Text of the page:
I keep hearing/seeing this comment about the overbuilding of pipelines.  That comment sounds great on the surface but is really a pretty silly comment when you consider that KMI's assets are predominately midstream and interstate pipes.  The process for building out midstream and interstate pipelines for dry gas, wet gas, oil, and refined products (gas, aviation fuel, ethylene, etc) requires that you demonstrate a need for the pipeline to FERC.  That "need" is on the supply side AND the demand side, and the time horizon is generally >25 years.  When your interstate pipe ends at a utility that depends on natural gas to power a plant, you can be pretty sure someone on the other end of that pipe is going to move natural gas through your pipe to that utility.  (As we build out more highly subsidized solar and wind power, we will require even more natural gas to provide baseload power when the sun doesn't shine or the wind doesn't blow.)     

When we talk about the "overbuilding of pipelines",  the real issue here is with companies that own gathering systems in marginal basins.  Low prices will cause producers to shut-in production in these basins, and thus certain gathering systems will not be used, or will be used at a lower capacity than designed.  KMI derives very little money from gathering systems (if any at all).   

Spekulatius

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Re: KMI - Kinder Morgan
« Reply #285 on: December 12, 2015, 03:09:17 PM »
Pipelines are not overbuild. It is correct that in order to build a FERC pipeline, there needs to be a demonstrated need,but it is true that some gathering systems in high cost areas may run below capacity, if drilling in these areas dries up.
To be a realist, one has to believe in miracles.

muscleman

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Re: KMI - Kinder Morgan
« Reply #286 on: January 12, 2016, 07:57:54 PM »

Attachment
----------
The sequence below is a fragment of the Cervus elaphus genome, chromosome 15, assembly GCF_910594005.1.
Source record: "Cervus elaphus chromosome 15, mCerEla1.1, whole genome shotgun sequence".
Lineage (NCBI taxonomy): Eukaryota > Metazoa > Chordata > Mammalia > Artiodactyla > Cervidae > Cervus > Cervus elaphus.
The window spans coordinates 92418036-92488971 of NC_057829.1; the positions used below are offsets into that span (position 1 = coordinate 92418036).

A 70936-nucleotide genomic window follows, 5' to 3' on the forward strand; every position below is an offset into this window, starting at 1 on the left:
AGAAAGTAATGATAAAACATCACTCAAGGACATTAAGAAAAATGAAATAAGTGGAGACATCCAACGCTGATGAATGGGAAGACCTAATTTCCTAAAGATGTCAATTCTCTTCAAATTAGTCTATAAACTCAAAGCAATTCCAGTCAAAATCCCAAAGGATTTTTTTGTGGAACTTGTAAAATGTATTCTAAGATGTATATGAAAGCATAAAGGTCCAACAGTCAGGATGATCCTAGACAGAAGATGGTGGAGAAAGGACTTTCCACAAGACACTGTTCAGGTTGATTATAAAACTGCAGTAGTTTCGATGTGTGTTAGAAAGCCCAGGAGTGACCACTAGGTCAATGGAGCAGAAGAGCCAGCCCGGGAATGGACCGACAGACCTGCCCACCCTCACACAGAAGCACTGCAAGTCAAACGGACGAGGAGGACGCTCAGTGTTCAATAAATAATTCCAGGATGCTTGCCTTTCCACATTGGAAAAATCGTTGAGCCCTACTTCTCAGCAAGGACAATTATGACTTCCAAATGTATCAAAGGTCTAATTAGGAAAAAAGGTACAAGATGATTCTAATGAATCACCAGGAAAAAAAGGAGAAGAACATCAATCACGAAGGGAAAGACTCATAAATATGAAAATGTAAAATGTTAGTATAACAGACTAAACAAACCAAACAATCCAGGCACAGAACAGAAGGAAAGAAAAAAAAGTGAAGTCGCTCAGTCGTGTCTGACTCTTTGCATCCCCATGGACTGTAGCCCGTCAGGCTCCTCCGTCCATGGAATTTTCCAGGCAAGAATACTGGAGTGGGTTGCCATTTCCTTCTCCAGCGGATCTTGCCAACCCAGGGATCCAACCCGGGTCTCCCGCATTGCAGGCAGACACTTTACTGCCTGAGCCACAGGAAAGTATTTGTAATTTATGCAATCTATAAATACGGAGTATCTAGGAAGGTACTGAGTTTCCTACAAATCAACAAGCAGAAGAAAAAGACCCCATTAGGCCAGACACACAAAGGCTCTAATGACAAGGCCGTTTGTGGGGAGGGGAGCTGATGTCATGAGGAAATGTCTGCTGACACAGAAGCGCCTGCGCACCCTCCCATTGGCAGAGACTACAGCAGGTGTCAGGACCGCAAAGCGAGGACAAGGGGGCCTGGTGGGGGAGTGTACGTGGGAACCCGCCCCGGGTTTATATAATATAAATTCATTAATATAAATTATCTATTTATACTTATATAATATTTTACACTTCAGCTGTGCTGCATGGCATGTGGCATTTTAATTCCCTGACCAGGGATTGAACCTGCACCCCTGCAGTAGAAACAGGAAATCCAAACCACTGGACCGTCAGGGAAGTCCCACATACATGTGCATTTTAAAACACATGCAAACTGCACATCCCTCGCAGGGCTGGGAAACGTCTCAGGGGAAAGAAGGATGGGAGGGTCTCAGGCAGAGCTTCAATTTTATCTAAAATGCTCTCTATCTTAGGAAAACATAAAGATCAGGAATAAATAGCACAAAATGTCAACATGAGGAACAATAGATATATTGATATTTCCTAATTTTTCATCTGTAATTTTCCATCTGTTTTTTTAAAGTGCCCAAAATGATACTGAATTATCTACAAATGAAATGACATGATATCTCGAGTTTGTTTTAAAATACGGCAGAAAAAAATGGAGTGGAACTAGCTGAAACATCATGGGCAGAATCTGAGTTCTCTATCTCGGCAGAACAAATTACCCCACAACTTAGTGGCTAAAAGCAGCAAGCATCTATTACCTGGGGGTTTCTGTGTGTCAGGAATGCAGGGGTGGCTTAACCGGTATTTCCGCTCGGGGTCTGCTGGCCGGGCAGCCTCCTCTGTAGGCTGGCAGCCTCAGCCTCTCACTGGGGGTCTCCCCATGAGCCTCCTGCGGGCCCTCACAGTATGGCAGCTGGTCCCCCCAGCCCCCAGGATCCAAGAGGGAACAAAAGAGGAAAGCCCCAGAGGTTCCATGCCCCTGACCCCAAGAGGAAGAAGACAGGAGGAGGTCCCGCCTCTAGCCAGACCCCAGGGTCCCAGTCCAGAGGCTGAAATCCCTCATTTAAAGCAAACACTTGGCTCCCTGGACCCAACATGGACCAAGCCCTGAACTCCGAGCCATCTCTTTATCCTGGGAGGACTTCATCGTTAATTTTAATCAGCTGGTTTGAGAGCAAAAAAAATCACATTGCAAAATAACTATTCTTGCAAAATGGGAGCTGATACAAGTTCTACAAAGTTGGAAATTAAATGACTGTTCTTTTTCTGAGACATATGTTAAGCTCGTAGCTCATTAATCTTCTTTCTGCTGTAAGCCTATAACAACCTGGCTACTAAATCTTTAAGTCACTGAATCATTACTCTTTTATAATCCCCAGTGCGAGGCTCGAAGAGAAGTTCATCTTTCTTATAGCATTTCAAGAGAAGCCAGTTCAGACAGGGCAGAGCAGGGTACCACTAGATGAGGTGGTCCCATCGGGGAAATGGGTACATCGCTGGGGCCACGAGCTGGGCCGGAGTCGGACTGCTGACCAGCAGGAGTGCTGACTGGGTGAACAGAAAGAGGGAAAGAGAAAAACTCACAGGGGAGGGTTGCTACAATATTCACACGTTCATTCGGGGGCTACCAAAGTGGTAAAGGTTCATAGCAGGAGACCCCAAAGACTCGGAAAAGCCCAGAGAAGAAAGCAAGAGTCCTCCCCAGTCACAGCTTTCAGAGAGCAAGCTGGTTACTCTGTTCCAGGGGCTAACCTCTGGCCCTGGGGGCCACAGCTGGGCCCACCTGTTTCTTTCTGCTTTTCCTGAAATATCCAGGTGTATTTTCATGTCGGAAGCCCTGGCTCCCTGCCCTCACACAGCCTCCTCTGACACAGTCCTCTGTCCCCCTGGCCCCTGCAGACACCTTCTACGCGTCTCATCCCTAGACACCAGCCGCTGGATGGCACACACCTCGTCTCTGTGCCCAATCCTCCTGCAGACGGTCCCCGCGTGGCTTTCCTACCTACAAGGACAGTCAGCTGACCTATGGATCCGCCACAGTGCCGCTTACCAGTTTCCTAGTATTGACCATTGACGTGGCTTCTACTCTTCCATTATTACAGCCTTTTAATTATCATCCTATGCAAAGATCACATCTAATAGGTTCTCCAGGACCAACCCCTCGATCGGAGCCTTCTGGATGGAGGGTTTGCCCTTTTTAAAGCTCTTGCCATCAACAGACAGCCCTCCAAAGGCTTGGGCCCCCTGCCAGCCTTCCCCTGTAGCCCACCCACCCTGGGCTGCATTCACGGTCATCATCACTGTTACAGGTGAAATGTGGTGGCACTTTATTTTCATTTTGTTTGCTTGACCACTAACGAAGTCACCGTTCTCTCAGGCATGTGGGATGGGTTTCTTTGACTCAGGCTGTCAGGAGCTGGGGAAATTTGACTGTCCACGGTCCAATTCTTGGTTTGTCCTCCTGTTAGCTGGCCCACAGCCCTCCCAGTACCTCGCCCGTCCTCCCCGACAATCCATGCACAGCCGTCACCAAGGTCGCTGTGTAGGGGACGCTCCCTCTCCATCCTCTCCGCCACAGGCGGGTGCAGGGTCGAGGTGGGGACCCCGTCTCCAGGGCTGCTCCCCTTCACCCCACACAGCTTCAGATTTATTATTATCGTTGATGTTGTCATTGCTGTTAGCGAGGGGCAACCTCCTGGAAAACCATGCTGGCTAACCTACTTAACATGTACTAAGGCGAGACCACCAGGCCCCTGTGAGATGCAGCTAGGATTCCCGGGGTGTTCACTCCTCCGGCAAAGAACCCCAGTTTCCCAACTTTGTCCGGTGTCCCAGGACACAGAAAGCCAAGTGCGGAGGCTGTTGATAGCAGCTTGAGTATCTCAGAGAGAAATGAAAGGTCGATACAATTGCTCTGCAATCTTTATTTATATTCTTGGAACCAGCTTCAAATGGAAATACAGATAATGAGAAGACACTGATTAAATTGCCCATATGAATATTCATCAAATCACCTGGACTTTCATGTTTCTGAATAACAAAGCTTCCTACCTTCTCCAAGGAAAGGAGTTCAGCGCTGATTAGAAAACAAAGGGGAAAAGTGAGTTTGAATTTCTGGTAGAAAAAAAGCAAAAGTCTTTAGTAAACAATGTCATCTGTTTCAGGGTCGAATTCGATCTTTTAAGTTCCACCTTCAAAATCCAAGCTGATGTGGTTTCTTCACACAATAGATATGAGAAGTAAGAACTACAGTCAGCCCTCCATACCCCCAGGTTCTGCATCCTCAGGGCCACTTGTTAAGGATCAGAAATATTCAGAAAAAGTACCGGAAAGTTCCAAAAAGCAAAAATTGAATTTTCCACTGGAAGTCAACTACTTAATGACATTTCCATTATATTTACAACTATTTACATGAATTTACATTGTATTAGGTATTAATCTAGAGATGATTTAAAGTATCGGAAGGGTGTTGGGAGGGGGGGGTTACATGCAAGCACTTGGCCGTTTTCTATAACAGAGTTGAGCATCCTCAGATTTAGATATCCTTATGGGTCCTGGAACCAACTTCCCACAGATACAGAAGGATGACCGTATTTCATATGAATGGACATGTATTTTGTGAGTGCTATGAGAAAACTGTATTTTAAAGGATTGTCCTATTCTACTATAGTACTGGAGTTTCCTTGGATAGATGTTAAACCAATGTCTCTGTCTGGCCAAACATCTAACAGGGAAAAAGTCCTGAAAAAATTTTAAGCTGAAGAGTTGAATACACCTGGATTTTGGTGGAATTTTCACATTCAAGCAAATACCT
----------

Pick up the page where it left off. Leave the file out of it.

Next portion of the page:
Sorry to ask a dumb question. KMI is no longer an MLP is it?  :P

tinhb

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Re: KMI - Kinder Morgan
« Reply #287 on: January 12, 2016, 10:41:23 PM »
http://ir.kindermorgan.com/press-release/all/kinder-morgan-inc-purchase-kmp-kmr-and-epb-2015-kmi-dividend-increase-2-share

Yeah it's no longer a MLP.

To be more exact, only the subsidiaries are MLPs. Then they are absorbed by KMI (which isn't a MLP).
« Last Edit: January 12, 2016, 10:44:56 PM by tinhb »

muscleman

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Re: KMI - Kinder Morgan
« Reply #288 on: January 13, 2016, 08:28:41 AM »
http://ir.kindermorgan.com/press-release/all/kinder-morgan-inc-purchase-kmp-kmr-and-epb-2015-kmi-dividend-increase-2-share

Yeah it's no longer a MLP.

To be more exact, only the subsidiaries are MLPs. Then they are absorbed by KMI (which isn't a MLP).

Thank you! I thought that was the case but never really sure. I was confused by the high dividend because KMI is paying out dividends like MLPs. So KMI is not an MLP but paying most of the distributable funds out like an MLP. Isn't that highly tax inefficient?

tinhb

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Re: KMI - Kinder Morgan
« Reply #289 on: January 13, 2016, 03:41:21 PM »
Yes the disadvantage is that it is not tax-inefficient. In my opinion, they did it to simplify the structure of the company. When everything is combined together, they thought that it would have higher debt rating --> lower interest expense (which is significant given their debts). Another plus point is that when it's simpler, they hoped that it's more attractive for investors and the stock price would increase. This is important because every year they raise money from equity (around 1B if I'm not wrong). I guess Rich Kinder preferred the combined entity.